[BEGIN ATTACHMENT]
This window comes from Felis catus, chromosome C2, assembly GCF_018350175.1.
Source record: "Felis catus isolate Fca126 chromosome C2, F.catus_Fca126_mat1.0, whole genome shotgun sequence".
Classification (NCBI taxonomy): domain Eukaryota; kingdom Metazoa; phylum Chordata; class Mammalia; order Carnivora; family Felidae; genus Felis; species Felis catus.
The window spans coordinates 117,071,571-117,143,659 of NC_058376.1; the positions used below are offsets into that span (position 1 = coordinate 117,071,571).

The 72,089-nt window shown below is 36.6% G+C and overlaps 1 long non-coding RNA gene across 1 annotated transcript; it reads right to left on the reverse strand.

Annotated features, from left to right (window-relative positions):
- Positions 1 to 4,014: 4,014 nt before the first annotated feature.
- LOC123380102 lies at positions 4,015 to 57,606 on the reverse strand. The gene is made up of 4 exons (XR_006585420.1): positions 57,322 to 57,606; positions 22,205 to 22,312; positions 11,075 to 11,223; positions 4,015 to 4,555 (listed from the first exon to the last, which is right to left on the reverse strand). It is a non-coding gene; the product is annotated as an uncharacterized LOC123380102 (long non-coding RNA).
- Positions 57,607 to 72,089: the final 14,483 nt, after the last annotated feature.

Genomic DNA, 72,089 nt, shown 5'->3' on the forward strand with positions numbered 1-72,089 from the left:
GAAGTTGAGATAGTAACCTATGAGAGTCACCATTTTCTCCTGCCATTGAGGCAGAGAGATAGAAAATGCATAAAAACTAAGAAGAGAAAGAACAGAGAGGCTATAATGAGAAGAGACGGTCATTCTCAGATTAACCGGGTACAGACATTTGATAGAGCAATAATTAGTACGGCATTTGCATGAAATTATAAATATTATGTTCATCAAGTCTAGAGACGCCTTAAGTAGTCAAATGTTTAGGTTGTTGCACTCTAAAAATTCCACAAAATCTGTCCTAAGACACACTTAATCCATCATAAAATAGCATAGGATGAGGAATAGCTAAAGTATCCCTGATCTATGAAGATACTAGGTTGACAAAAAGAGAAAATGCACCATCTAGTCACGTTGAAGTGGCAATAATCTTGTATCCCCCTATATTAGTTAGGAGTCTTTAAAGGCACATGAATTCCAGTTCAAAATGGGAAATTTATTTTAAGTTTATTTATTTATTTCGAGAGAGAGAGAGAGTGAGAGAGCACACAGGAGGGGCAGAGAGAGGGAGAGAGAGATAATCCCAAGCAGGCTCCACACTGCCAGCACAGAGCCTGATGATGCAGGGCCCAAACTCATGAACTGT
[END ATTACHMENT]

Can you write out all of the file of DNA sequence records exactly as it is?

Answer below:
This window comes from Felis catus, chromosome C2, assembly GCF_018350175.1.
Source record: "Felis catus isolate Fca126 chromosome C2, F.catus_Fca126_mat1.0, whole genome shotgun sequence".
Classification (NCBI taxonomy): domain Eukaryota; kingdom Metazoa; phylum Chordata; class Mammalia; order Carnivora; family Felidae; genus Felis; species Felis catus.
The window spans coordinates 117,071,571-117,143,659 of NC_058376.1; the positions used below are offsets into that span (position 1 = coordinate 117,071,571).

The 72,089-nt window shown below is 36.6% G+C and overlaps 1 long non-coding RNA gene across 1 annotated transcript; it reads right to left on the reverse strand.

Annotated features, from left to right (window-relative positions):
- Positions 1 to 4,014: 4,014 nt before the first annotated feature.
- LOC123380102 lies at positions 4,015 to 57,606 on the reverse strand. The gene is made up of 4 exons (XR_006585420.1): positions 57,322 to 57,606; positions 22,205 to 22,312; positions 11,075 to 11,223; positions 4,015 to 4,555 (listed from the first exon to the last, which is right to left on the reverse strand). It is a non-coding gene; the product is annotated as an uncharacterized LOC123380102 (long non-coding RNA).
- Positions 57,607 to 72,089: the final 14,483 nt, after the last annotated feature.

Genomic DNA, 72,089 nt, shown 5'->3' on the forward strand with positions numbered 1-72,089 from the left:
GAAGTTGAGATAGTAACCTATGAGAGTCACCATTTTCTCCTGCCATTGAGGCAGAGAGATAGAAAATGCATAAAAACTAAGAAGAGAAAGAACAGAGAGGCTATAATGAGAAGAGACGGTCATTCTCAGATTAACCGGGTACAGACATTTGATAGAGCAATAATTAGTACGGCATTTGCATGAAATTATAAATATTATGTTCATCAAGTCTAGAGACGCCTTAAGTAGTCAAATGTTTAGGTTGTTGCACTCTAAAAATTCCACAAAATCTGTCCTAAGACACACTTAATCCATCATAAAATAGCATAGGATGAGGAATAGCTAAAGTATCCCTGATCTATGAAGATACTAGGTTGACAAAAAGAGAAAATGCACCATCTAGTCACGTTGAAGTGGCAATAATCTTGTATCCCCCTATATTAGTTAGGAGTCTTTAAAGGCACATGAATTCCAGTTCAAAATGGGAAATTTATTTTAAGTTTATTTATTTATTTCGAGAGAGAGAGAGAGTGAGAGAGCACACAGGAGGGGCAGAGAGAGGGAGAGAGAGATAATCCCAAGCAGGCTCCACACTGCCAGCACAGAGCCTGATGATGCAGGGCCCAAACTCATGAACTGT